By Melinda Chapman
My lungs inflated right before my knees, chest and mouth hit the pavement. My beautiful ice-blue bicycle mimicked my fall like an adoring pet, only with the instinct to fall on the grassy nature strip. Teeth panging and mouth laced with fine gravel, I rushed my fingers up to my face. The wet on my lips was as red as my mother’s good lipstick – the shade she wears to the Parents Association meetings, where [my aunt Lilly says] they all throw verbal punches at mum. I pressed my lips together to stop it dripping.
Mr Allemand’s cream picket fence blocked out the morning sun while I sat and recovered from wheezing. The milk was still on his porch from yesterday, turning into brilliant yellow bottles of cheese in the sun. Just not the kind you can eat, as mum always says. We have cheese of both kinds in our fridge. Mum and I got our refrigerator much later than other families did. I thought fridges kept food safe forever, and I was quite sick that month. My best friend, Martha, missed me terribly in those days I skipped school. How would we cope now?
Counting my grazes, I picked the best, imagining which my mum would choose. My left knee – wait – no. Yes, definitely my left. I hauled my bike up theatrically, pretending it was a motorcycle while I grimaced sideways at Eddie Pierce’s house, but he wasn’t in his driveway yet, washing his motorbike. I would see him on the way back. Suddenly my chest ached more than my teeth at the thought of returning home.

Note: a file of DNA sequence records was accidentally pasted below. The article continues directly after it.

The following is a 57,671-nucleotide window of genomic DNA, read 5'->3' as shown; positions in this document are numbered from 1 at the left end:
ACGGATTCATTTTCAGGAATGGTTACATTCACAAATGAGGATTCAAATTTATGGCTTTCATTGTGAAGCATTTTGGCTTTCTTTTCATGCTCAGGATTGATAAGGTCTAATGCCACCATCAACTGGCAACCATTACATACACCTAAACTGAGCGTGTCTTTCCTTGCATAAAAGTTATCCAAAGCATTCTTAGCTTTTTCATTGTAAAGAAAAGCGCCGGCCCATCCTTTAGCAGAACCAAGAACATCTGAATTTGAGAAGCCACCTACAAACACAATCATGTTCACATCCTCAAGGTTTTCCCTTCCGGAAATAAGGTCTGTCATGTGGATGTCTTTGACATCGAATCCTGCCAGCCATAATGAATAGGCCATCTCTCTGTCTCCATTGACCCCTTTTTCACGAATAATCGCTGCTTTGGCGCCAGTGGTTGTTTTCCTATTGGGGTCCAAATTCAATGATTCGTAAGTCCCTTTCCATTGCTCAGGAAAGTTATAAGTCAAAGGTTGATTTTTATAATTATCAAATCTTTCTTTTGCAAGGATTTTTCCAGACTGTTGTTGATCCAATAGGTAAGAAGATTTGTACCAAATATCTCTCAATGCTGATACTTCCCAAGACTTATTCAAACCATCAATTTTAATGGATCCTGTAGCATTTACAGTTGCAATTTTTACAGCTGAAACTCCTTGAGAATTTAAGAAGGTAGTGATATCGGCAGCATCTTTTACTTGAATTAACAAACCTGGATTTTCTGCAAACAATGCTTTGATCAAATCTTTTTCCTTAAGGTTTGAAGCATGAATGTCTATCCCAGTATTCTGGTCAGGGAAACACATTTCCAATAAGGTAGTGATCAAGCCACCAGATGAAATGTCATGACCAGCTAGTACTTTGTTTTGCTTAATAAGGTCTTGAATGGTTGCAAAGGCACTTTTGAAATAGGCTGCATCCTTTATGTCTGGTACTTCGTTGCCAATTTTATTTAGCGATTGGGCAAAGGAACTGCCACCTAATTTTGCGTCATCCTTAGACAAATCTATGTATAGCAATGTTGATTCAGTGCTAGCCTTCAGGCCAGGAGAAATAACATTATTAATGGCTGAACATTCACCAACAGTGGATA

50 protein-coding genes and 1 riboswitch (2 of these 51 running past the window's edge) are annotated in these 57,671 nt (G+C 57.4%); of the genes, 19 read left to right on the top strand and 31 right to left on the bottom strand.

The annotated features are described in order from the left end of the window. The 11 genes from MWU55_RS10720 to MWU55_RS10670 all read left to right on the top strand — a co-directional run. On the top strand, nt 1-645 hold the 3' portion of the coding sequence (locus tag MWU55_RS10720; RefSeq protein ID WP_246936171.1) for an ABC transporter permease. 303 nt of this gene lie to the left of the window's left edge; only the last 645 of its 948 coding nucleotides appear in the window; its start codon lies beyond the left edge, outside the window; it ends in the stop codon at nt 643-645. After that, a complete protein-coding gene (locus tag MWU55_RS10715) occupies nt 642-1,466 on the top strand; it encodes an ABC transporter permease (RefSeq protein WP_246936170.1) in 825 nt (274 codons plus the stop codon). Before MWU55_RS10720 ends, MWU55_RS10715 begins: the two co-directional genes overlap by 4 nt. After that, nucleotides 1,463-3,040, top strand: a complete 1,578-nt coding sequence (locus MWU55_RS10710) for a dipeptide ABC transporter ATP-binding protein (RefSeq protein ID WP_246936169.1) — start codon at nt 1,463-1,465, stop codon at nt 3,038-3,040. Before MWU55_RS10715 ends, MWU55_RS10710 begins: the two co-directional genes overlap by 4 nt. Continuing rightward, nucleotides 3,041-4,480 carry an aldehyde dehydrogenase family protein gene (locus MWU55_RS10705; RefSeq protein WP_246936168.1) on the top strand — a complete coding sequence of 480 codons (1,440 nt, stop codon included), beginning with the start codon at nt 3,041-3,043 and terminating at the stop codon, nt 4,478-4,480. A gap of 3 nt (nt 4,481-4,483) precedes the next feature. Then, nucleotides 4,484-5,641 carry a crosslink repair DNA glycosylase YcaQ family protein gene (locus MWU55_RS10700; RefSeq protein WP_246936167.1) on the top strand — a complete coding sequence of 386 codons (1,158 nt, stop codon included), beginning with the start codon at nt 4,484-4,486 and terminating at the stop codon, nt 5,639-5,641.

Martha’s driveway was several houses ahead, in view between the Robinia trees lining her lovely street. From this distance, I could believe her parents were having a garage sale of furniture on their lawn, and if I blurred my eyes – a birthday party for Martha. But the giant truck parked on the street would need to vanish, or turn into a travelling carnival stage. I dangled my feet off my pedals and let the wheels soundlessly carry me, rolling in front of Martha’s house like I was perched on a moving set in a Broadway musical. The familiar chrome glint of my rims would now be sparkling through the lace curtains of her windows. The front door opened.
Martha took a step forward, then the crutches did. I dumped my bike among the boxes and furniture, and ran to my friend. We simply stared at each other, not knowing what to say anymore. We hugged each other hard and soft and hard again. I cried helplessly. Was this the worst I would feel? What about tomorrow? I thought of mum and how Henry went off to war. I never met him, and all the times she told me she missed him so bad it hurt, my eyes would daze off. My tears doubled and my chest deflated with a long, quivering breath.